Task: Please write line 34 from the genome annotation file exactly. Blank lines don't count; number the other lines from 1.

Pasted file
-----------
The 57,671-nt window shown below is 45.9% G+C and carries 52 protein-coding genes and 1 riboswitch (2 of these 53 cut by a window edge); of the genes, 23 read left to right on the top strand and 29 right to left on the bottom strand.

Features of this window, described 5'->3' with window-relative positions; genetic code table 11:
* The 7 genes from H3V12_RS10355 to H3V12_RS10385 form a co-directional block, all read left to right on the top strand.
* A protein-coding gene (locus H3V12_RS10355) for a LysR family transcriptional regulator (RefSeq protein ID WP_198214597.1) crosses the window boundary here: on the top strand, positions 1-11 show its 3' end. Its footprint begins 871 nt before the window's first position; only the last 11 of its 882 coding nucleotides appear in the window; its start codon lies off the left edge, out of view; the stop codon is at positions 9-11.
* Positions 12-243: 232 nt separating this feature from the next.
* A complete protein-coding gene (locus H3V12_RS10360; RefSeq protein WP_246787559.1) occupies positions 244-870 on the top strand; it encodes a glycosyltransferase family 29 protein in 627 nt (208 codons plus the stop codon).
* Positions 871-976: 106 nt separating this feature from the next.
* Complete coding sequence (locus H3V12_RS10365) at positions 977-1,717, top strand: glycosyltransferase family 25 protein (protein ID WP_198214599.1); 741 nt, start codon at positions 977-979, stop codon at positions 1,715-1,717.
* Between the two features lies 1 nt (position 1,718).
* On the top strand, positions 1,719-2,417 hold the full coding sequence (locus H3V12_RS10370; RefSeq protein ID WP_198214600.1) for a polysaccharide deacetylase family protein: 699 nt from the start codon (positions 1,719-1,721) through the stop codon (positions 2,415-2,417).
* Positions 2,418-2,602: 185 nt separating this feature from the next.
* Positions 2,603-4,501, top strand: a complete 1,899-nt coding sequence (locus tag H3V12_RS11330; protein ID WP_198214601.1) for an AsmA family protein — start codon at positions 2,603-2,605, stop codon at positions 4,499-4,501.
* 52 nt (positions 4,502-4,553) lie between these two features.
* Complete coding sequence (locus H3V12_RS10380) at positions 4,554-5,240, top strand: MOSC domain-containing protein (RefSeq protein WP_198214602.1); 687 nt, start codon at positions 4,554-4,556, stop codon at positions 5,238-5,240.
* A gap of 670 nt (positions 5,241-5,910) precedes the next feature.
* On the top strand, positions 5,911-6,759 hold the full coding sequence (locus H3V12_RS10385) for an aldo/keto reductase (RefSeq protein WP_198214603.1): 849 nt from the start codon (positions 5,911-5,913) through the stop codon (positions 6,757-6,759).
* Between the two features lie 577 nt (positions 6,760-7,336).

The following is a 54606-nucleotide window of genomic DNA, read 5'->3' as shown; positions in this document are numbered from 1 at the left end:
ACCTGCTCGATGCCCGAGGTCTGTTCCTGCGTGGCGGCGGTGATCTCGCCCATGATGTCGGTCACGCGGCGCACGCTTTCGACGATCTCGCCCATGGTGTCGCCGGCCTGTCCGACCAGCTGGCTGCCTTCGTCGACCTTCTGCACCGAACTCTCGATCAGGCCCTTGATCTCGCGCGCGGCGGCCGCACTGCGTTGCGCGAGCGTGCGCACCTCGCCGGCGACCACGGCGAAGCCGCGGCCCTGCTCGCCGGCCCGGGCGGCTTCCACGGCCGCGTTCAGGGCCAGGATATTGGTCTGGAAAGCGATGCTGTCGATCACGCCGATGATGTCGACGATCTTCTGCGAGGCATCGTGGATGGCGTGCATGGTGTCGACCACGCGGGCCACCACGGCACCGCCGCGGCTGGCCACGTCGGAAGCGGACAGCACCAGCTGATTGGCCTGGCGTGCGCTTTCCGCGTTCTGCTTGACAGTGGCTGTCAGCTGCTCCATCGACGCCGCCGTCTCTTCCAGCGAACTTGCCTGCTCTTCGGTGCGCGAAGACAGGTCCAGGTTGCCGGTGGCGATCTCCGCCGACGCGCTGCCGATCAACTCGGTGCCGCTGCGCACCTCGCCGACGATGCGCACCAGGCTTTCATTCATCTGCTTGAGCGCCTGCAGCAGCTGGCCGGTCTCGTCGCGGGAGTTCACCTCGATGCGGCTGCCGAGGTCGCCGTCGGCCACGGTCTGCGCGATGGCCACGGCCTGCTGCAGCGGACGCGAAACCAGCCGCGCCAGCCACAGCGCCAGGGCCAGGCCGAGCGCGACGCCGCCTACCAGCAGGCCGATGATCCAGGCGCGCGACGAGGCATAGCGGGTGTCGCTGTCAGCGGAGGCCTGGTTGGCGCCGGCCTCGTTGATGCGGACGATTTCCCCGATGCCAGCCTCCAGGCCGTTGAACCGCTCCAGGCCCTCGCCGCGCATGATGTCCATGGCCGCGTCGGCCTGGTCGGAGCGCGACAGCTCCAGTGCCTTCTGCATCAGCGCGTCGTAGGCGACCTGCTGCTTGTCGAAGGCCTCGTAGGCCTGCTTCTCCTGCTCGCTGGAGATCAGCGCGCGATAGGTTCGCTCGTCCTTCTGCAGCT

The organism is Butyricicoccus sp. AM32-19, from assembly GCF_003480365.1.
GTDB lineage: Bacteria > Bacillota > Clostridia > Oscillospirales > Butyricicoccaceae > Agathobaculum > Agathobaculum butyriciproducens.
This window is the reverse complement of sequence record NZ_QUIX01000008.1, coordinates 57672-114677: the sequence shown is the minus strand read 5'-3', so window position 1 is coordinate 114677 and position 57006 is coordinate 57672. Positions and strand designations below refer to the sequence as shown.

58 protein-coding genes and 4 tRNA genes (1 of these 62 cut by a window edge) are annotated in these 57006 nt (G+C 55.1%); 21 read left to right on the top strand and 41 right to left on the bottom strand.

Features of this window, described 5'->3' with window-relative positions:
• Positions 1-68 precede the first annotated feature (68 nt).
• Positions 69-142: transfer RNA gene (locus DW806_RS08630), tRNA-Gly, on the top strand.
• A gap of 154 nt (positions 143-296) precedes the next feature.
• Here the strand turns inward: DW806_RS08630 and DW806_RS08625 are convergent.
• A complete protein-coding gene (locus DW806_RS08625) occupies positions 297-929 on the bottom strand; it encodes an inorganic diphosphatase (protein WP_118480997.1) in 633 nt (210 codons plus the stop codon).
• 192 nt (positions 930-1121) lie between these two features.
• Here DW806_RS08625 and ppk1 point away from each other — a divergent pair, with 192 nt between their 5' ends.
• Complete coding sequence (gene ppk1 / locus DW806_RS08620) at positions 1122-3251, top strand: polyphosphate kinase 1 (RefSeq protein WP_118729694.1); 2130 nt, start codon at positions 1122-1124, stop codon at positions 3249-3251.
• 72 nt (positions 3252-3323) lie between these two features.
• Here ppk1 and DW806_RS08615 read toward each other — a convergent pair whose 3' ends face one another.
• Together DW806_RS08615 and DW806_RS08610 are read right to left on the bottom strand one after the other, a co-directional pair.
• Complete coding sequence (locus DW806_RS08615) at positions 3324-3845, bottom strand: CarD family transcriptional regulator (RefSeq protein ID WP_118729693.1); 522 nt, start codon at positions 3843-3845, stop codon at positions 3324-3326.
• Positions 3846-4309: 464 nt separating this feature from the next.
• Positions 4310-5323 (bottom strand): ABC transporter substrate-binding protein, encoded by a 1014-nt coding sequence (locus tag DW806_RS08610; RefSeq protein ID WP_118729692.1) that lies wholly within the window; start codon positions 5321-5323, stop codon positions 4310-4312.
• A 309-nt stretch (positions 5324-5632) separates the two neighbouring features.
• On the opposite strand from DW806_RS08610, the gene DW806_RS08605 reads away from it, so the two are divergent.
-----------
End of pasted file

• Here ppk1 and DW806_RS08615 read toward each other — a convergent pair whose 3' ends face one another.